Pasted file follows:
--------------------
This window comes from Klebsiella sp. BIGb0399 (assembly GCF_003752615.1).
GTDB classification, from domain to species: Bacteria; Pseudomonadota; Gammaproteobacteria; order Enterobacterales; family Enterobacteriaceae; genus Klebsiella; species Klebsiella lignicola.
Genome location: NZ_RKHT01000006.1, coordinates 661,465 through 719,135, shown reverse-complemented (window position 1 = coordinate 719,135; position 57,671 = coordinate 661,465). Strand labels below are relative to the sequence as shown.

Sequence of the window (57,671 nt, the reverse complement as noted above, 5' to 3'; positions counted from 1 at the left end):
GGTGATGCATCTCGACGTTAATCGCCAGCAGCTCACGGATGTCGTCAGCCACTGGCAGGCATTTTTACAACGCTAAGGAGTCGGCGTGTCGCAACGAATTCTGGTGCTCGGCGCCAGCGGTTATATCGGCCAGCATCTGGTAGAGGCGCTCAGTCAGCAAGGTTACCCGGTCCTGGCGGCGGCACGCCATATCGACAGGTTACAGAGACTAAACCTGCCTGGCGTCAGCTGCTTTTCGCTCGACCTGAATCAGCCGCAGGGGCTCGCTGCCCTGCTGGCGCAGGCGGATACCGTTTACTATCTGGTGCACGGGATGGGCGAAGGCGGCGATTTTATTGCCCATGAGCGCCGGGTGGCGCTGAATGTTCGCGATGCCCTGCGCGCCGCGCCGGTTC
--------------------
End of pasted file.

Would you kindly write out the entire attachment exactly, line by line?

This window comes from Klebsiella sp. BIGb0399 (assembly GCF_003752615.1).
GTDB classification, from domain to species: Bacteria; Pseudomonadota; Gammaproteobacteria; order Enterobacterales; family Enterobacteriaceae; genus Klebsiella; species Klebsiella lignicola.
Genome location: NZ_RKHT01000006.1, coordinates 661,465 through 719,135, shown reverse-complemented (window position 1 = coordinate 719,135; position 57,671 = coordinate 661,465). Strand labels below are relative to the sequence as shown.

Sequence of the window (57,671 nt, the reverse complement as noted above, 5' to 3'; positions counted from 1 at the left end):
GGTGATGCATCTCGACGTTAATCGCCAGCAGCTCACGGATGTCGTCAGCCACTGGCAGGCATTTTTACAACGCTAAGGAGTCGGCGTGTCGCAACGAATTCTGGTGCTCGGCGCCAGCGGTTATATCGGCCAGCATCTGGTAGAGGCGCTCAGTCAGCAAGGTTACCCGGTCCTGGCGGCGGCACGCCATATCGACAGGTTACAGAGACTAAACCTGCCTGGCGTCAGCTGCTTTTCGCTCGACCTGAATCAGCCGCAGGGGCTCGCTGCCCTGCTGGCGCAGGCGGATACCGTTTACTATCTGGTGCACGGGATGGGCGAAGGCGGCGATTTTATTGCCCATGAGCGCCGGGTGGCGCTGAATGTTCGCGATGCCCTGCGCGCCGCGCCGGTTC